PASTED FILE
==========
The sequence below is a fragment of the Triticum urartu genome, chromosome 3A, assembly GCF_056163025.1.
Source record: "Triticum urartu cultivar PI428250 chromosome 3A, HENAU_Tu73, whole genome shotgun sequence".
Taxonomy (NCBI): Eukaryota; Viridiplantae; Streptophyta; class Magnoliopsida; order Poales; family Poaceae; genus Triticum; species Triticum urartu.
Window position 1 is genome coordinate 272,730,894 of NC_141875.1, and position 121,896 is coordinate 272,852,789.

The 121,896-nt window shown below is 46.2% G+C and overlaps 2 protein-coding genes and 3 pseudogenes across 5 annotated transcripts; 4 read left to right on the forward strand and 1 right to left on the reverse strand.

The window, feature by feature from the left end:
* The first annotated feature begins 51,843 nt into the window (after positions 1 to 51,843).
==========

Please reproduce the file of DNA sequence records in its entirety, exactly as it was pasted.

The sequence below is a fragment of the Triticum urartu genome, chromosome 3A, assembly GCF_056163025.1.
Source record: "Triticum urartu cultivar PI428250 chromosome 3A, HENAU_Tu73, whole genome shotgun sequence".
Taxonomy (NCBI): Eukaryota; Viridiplantae; Streptophyta; class Magnoliopsida; order Poales; family Poaceae; genus Triticum; species Triticum urartu.
Window position 1 is genome coordinate 272,730,894 of NC_141875.1, and position 121,896 is coordinate 272,852,789.

The 121,896-nt window shown below is 46.2% G+C and overlaps 2 protein-coding genes and 3 pseudogenes across 5 annotated transcripts; 4 read left to right on the forward strand and 1 right to left on the reverse strand.

The window, feature by feature from the left end:
* The first annotated feature begins 51,843 nt into the window (after positions 1 to 51,843).